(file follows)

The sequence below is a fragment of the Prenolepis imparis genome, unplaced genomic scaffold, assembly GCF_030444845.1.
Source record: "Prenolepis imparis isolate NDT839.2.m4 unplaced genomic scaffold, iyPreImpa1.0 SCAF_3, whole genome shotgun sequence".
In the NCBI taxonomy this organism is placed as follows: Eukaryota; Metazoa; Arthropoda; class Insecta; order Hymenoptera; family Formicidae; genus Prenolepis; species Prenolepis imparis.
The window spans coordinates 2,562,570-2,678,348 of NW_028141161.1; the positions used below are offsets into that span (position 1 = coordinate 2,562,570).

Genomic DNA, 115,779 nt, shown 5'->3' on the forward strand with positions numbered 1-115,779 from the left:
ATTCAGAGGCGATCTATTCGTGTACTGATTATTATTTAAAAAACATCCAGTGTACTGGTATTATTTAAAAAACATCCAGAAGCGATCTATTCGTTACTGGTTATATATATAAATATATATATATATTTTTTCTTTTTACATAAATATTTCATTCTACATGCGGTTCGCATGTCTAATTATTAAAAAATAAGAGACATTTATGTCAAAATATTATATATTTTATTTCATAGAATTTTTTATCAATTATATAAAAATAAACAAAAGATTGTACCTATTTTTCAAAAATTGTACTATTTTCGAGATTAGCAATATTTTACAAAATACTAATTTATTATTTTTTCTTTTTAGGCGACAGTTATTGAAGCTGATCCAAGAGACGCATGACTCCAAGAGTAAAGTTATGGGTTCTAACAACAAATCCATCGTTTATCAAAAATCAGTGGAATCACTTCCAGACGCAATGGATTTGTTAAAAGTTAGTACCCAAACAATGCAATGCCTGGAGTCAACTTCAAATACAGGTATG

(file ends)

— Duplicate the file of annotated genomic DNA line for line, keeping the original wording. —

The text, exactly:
The sequence below is a fragment of the Prenolepis imparis genome, unplaced genomic scaffold, assembly GCF_030444845.1.
Source record: "Prenolepis imparis isolate NDT839.2.m4 unplaced genomic scaffold, iyPreImpa1.0 SCAF_3, whole genome shotgun sequence".
In the NCBI taxonomy this organism is placed as follows: Eukaryota; Metazoa; Arthropoda; class Insecta; order Hymenoptera; family Formicidae; genus Prenolepis; species Prenolepis imparis.
The window spans coordinates 2,562,570-2,678,348 of NW_028141161.1; the positions used below are offsets into that span (position 1 = coordinate 2,562,570).

Genomic DNA, 115,779 nt, shown 5'->3' on the forward strand with positions numbered 1-115,779 from the left:
ATTCAGAGGCGATCTATTCGTGTACTGATTATTATTTAAAAAACATCCAGTGTACTGGTATTATTTAAAAAACATCCAGAAGCGATCTATTCGTTACTGGTTATATATATAAATATATATATATATTTTTTCTTTTTACATAAATATTTCATTCTACATGCGGTTCGCATGTCTAATTATTAAAAAATAAGAGACATTTATGTCAAAATATTATATATTTTATTTCATAGAATTTTTTATCAATTATATAAAAATAAACAAAAGATTGTACCTATTTTTCAAAAATTGTACTATTTTCGAGATTAGCAATATTTTACAAAATACTAATTTATTATTTTTTCTTTTTAGGCGACAGTTATTGAAGCTGATCCAAGAGACGCATGACTCCAAGAGTAAAGTTATGGGTTCTAACAACAAATCCATCGTTTATCAAAAATCAGTGGAATCACTTCCAGACGCAATGGATTTGTTAAAAGTTAGTACCCAAACAATGCAATGCCTGGAGTCAACTTCAAATACAGGTATG